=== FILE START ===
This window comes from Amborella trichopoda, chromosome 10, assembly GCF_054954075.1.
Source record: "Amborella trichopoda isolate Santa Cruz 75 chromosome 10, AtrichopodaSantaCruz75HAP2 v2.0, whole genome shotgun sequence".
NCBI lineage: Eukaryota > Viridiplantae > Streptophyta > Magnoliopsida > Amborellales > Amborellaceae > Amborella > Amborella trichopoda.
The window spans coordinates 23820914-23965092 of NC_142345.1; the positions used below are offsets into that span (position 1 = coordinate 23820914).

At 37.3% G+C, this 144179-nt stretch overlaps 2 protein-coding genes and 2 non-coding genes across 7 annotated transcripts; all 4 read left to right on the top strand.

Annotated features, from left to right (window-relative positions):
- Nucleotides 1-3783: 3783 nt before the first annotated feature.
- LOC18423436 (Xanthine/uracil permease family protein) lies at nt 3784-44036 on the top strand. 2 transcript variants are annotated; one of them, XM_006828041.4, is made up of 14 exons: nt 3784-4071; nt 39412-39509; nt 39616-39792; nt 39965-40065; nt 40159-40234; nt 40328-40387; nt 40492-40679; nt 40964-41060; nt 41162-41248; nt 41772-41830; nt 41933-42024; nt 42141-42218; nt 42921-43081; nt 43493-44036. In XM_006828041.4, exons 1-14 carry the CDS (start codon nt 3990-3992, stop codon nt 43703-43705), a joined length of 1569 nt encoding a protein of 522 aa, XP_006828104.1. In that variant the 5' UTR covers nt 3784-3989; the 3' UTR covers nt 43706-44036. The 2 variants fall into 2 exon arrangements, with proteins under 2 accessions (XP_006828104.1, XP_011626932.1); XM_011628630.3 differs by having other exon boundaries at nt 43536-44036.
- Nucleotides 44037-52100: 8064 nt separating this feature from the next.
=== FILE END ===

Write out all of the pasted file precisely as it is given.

This window comes from Amborella trichopoda, chromosome 10, assembly GCF_054954075.1.
Source record: "Amborella trichopoda isolate Santa Cruz 75 chromosome 10, AtrichopodaSantaCruz75HAP2 v2.0, whole genome shotgun sequence".
NCBI lineage: Eukaryota > Viridiplantae > Streptophyta > Magnoliopsida > Amborellales > Amborellaceae > Amborella > Amborella trichopoda.
The window spans coordinates 23820914-23965092 of NC_142345.1; the positions used below are offsets into that span (position 1 = coordinate 23820914).

At 37.3% G+C, this 144179-nt stretch overlaps 2 protein-coding genes and 2 non-coding genes across 7 annotated transcripts; all 4 read left to right on the top strand.

Annotated features, from left to right (window-relative positions):
- Nucleotides 1-3783: 3783 nt before the first annotated feature.
- LOC18423436 (Xanthine/uracil permease family protein) lies at nt 3784-44036 on the top strand. 2 transcript variants are annotated; one of them, XM_006828041.4, is made up of 14 exons: nt 3784-4071; nt 39412-39509; nt 39616-39792; nt 39965-40065; nt 40159-40234; nt 40328-40387; nt 40492-40679; nt 40964-41060; nt 41162-41248; nt 41772-41830; nt 41933-42024; nt 42141-42218; nt 42921-43081; nt 43493-44036. In XM_006828041.4, exons 1-14 carry the CDS (start codon nt 3990-3992, stop codon nt 43703-43705), a joined length of 1569 nt encoding a protein of 522 aa, XP_006828104.1. In that variant the 5' UTR covers nt 3784-3989; the 3' UTR covers nt 43706-44036. The 2 variants fall into 2 exon arrangements, with proteins under 2 accessions (XP_006828104.1, XP_011626932.1); XM_011628630.3 differs by having other exon boundaries at nt 43536-44036.
- Nucleotides 44037-52100: 8064 nt separating this feature from the next.